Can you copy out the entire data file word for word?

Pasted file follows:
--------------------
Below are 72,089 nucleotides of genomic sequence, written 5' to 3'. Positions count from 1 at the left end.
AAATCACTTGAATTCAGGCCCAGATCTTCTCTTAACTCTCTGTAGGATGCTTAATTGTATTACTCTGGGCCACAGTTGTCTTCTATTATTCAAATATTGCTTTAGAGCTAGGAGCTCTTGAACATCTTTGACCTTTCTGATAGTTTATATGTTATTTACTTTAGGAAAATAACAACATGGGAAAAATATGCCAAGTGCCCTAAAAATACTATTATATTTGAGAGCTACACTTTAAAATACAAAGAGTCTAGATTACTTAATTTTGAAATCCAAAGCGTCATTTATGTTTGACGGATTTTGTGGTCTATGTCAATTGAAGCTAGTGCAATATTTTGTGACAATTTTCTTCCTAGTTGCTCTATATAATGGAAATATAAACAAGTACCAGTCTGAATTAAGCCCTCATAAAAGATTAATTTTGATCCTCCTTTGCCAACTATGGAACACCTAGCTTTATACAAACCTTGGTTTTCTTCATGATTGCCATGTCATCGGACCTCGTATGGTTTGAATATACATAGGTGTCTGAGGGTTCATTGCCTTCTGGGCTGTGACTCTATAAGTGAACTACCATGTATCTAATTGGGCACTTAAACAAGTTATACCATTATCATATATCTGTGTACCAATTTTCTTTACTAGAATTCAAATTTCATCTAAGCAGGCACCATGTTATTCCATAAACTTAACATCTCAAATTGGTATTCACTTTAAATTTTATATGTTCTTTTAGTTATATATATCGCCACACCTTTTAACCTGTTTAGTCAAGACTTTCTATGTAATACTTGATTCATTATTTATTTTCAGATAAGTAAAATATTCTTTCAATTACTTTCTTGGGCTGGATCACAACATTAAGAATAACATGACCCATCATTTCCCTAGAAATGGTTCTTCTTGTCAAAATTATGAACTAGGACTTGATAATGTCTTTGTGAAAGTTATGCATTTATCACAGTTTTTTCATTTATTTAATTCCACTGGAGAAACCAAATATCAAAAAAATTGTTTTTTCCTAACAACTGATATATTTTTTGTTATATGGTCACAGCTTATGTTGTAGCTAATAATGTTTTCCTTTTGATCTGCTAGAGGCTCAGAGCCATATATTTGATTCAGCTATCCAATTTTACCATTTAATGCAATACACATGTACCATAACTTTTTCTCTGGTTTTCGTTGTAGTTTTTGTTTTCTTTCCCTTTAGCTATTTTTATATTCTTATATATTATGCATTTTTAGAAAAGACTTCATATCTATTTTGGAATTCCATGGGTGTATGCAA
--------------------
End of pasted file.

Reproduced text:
Below are 72,089 nucleotides of genomic sequence, written 5' to 3'. Positions count from 1 at the left end.
AAATCACTTGAATTCAGGCCCAGATCTTCTCTTAACTCTCTGTAGGATGCTTAATTGTATTACTCTGGGCCACAGTTGTCTTCTATTATTCAAATATTGCTTTAGAGCTAGGAGCTCTTGAACATCTTTGACCTTTCTGATAGTTTATATGTTATTTACTTTAGGAAAATAACAACATGGGAAAAATATGCCAAGTGCCCTAAAAATACTATTATATTTGAGAGCTACACTTTAAAATACAAAGAGTCTAGATTACTTAATTTTGAAATCCAAAGCGTCATTTATGTTTGACGGATTTTGTGGTCTATGTCAATTGAAGCTAGTGCAATATTTTGTGACAATTTTCTTCCTAGTTGCTCTATATAATGGAAATATAAACAAGTACCAGTCTGAATTAAGCCCTCATAAAAGATTAATTTTGATCCTCCTTTGCCAACTATGGAACACCTAGCTTTATACAAACCTTGGTTTTCTTCATGATTGCCATGTCATCGGACCTCGTATGGTTTGAATATACATAGGTGTCTGAGGGTTCATTGCCTTCTGGGCTGTGACTCTATAAGTGAACTACCATGTATCTAATTGGGCACTTAAACAAGTTATACCATTATCATATATCTGTGTACCAATTTTCTTTACTAGAATTCAAATTTCATCTAAGCAGGCACCATGTTATTCCATAAACTTAACATCTCAAATTGGTATTCACTTTAAATTTTATATGTTCTTTTAGTTATATATATCGCCACACCTTTTAACCTGTTTAGTCAAGACTTTCTATGTAATACTTGATTCATTATTTATTTTCAGATAAGTAAAATATTCTTTCAATTACTTTCTTGGGCTGGATCACAACATTAAGAATAACATGACCCATCATTTCCCTAGAAATGGTTCTTCTTGTCAAAATTATGAACTAGGACTTGATAATGTCTTTGTGAAAGTTATGCATTTATCACAGTTTTTTCATTTATTTAATTCCACTGGAGAAACCAAATATCAAAAAAATTGTTTTTTCCTAACAACTGATATATTTTTTGTTATATGGTCACAGCTTATGTTGTAGCTAATAATGTTTTCCTTTTGATCTGCTAGAGGCTCAGAGCCATATATTTGATTCAGCTATCCAATTTTACCATTTAATGCAATACACATGTACCATAACTTTTTCTCTGGTTTTCGTTGTAGTTTTTGTTTTCTTTCCCTTTAGCTATTTTTATATTCTTATATATTATGCATTTTTAGAAAAGACTTCATATCTATTTTGGAATTCCATGGGTGTATGCAA